Alogliptin plus glyburide. Pratley et al26 conducted another phase 3 trial in patients with type 2 diabetes inadequately controlled with sulfonylurea monotherapy (N=500; mean baseline HbA1c, 8.1%). Patients were randomized to treatment with alogliptin 12.5 mg (n=203), alogliptin 25 mg (n=198), or placebo (n=99) in addition to glyburide (mean dose, 12 mg/d) for 26 weeks. Patients randomized to alogliptin plus glyburide achieved significantly improved glycemic control versus those randomized to placebo plus glyburide (mean change in HbA1c: alogliptin 12.5 mg, –0.38%; alogliptin 25 mg, –0.52%; placebo, +0.01%; P<.001 for both alogliptin doses vs placebo). A total of 30% of patients randomized to receive alogliptin 12.5 mg plus glyburide and 35% of patients who received alogliptin 25 mg plus glyburide achieved HbA1c ≤7% versus 18% of patients who received placebo plus glyburide (P=.057 and P=.002 vs placebo, respectively). There was a slight increase in the rate of hypoglycemia in patients who received alogliptin 12.5 mg (15.8%) compared with patients who received alogliptin 25 mg (9.6%) and those who received placebo (11.1%).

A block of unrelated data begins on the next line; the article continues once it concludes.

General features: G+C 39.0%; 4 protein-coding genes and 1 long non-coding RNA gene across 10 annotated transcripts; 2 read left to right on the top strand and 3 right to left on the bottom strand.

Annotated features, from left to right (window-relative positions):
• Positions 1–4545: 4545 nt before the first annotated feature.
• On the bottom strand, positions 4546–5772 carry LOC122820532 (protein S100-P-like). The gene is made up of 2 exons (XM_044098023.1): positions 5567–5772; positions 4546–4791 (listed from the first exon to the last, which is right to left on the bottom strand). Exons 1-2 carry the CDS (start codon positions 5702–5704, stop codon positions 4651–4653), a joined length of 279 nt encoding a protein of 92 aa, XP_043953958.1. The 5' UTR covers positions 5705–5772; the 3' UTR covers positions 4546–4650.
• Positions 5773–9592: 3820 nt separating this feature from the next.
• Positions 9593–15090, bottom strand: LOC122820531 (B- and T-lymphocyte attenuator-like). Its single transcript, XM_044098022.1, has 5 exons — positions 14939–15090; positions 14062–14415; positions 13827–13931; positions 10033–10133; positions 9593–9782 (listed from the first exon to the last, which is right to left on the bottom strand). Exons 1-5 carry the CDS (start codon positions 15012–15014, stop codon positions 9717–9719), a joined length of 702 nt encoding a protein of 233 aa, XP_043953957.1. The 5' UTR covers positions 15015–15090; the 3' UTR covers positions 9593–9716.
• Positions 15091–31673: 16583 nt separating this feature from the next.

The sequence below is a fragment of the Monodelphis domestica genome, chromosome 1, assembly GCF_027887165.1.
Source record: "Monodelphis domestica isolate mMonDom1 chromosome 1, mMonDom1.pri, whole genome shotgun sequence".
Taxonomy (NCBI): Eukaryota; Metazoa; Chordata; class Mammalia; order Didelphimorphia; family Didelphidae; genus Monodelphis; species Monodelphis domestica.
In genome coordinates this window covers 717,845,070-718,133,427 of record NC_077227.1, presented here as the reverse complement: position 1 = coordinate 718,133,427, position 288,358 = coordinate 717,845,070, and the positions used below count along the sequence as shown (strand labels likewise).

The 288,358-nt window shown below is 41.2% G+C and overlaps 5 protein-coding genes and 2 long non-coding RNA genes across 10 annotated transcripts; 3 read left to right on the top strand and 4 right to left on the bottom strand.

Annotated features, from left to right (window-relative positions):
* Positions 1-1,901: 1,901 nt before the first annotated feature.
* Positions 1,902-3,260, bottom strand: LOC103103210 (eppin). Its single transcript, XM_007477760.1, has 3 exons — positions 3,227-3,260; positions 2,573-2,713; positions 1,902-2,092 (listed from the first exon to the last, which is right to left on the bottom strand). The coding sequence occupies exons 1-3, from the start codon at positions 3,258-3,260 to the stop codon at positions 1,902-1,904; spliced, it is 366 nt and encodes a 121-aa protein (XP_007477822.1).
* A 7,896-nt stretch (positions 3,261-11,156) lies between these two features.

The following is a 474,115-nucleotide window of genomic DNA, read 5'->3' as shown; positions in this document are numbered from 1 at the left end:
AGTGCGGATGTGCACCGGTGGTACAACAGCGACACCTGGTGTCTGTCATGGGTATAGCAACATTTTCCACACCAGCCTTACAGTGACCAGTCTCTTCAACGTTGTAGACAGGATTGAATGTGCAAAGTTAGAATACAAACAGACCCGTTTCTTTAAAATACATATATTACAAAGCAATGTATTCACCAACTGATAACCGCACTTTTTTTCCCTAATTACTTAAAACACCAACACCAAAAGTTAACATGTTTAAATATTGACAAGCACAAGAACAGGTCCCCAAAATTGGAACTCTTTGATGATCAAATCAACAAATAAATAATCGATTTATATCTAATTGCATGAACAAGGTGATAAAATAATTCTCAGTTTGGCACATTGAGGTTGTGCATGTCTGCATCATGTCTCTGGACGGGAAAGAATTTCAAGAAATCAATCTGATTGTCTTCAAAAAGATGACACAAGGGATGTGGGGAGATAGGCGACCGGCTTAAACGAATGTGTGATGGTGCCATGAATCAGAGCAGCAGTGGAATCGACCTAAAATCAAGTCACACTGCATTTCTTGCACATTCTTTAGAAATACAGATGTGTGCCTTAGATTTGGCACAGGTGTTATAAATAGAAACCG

Alogliptin plus insulin. Another study assessed the effect of adding alogliptin 12.5 mg (n=131) or 25 mg (n=129) versus placebo (n=130) to the treatment regimen of patients whose type 2 diabetes was inadequately controlled with insulin alone or with insulin plus metformin.27 Both mean baseline HbA1c (9.3%) and mean duration of type 2 diabetes (13 y) were higher in this study compared with previously mentioned clinical trials. At the end of the 26-week study, mean changes from baseline HbA1c were significantly greater in patients treated with alogliptin 12.5 or 25 mg versus patients treated with placebo (alogliptin 12.5 mg, –0.63%; alogliptin 25 mg, –0.71%; placebo, –0.13%; P<.001 for both alogliptin doses vs placebo). The investigators did not report the proportion of patients achieving HbA1c ≤7% in this study. The combination of alogliptin plus insulin with or without metformin was well tolerated, with no significant difference in weight gain or hypoglycemia among the treatment arms.